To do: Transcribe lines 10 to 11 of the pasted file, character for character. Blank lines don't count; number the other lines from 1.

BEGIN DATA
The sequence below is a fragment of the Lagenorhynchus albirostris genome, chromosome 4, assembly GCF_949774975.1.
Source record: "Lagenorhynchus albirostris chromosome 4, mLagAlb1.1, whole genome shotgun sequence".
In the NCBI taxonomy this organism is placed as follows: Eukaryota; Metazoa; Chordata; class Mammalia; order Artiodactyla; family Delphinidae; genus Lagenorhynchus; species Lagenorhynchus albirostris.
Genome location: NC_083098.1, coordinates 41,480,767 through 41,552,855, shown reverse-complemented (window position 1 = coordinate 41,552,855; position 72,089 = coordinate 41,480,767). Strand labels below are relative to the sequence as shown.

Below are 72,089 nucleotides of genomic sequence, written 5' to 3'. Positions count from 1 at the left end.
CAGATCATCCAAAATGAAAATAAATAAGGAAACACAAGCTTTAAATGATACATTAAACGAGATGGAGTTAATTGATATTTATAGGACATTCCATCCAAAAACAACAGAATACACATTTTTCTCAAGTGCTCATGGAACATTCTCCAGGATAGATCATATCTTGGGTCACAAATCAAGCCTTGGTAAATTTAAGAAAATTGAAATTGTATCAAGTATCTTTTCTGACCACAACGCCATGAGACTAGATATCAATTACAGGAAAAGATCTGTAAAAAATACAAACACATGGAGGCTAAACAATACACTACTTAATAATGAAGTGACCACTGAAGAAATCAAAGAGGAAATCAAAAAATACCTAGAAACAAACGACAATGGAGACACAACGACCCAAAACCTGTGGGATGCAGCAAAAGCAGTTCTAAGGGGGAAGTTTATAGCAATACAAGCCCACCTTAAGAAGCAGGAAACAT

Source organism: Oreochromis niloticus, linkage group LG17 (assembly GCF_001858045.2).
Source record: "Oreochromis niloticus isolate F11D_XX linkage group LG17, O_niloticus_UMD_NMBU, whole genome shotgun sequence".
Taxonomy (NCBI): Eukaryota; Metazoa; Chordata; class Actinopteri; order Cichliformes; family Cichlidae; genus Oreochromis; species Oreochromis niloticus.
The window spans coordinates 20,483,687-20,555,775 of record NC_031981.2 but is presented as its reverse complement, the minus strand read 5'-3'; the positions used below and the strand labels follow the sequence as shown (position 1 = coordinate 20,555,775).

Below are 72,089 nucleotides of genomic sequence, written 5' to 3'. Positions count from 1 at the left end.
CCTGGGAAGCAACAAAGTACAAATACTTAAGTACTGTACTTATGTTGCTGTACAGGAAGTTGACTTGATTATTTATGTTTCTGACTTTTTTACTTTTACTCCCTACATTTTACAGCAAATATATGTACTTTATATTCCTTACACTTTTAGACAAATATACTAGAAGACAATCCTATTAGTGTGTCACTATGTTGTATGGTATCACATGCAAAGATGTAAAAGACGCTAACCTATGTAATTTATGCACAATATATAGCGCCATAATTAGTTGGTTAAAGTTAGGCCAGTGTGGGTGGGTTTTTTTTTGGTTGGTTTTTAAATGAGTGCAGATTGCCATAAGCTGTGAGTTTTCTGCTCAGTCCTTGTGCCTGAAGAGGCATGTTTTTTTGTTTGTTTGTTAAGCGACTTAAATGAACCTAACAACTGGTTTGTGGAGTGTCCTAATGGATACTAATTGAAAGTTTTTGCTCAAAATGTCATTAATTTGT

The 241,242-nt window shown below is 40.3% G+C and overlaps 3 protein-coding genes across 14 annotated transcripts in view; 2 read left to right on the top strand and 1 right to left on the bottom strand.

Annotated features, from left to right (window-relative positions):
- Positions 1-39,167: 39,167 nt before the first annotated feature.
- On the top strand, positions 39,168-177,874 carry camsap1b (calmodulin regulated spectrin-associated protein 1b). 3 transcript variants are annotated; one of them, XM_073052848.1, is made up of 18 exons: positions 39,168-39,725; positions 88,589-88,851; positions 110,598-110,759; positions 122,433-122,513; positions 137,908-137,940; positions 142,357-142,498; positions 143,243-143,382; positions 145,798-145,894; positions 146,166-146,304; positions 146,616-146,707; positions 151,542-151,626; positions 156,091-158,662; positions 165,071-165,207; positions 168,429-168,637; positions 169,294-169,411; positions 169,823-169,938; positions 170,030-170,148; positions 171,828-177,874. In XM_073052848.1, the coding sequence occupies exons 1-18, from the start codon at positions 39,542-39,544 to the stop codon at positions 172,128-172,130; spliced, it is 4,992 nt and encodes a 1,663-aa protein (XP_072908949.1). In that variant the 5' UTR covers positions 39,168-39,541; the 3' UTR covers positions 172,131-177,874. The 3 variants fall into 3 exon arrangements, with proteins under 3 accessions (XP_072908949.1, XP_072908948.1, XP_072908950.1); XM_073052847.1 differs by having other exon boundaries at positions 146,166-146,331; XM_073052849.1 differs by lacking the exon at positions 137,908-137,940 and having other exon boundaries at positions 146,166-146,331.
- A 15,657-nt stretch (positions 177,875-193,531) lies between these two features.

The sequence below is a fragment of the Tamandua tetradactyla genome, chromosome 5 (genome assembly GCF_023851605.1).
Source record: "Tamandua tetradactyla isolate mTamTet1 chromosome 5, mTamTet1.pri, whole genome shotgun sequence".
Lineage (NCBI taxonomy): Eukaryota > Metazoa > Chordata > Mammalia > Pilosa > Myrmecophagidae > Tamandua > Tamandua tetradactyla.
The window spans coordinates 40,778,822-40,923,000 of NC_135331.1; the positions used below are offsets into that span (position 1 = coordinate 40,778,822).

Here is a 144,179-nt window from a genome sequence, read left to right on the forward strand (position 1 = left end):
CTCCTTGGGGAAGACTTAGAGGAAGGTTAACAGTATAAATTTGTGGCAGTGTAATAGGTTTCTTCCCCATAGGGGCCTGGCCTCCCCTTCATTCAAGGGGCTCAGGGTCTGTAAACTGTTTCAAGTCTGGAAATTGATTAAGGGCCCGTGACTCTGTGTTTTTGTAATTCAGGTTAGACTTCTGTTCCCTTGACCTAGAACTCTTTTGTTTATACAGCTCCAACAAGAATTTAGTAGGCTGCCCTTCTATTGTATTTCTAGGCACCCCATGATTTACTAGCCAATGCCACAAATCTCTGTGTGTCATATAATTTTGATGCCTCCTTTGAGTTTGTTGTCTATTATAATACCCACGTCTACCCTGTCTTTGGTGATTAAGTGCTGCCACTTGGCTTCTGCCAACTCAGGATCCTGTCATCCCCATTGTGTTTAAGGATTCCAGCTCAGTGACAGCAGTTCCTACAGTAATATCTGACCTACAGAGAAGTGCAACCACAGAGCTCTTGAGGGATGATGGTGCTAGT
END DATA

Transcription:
The window spans coordinates 20,483,687-20,555,775 of record NC_031981.2 but is presented as its reverse complement, the minus strand read 5'-3'; the positions used below and the strand labels follow the sequence as shown (position 1 = coordinate 20,555,775).

Below are 72,089 nucleotides of genomic sequence, written 5' to 3'. Positions count from 1 at the left end.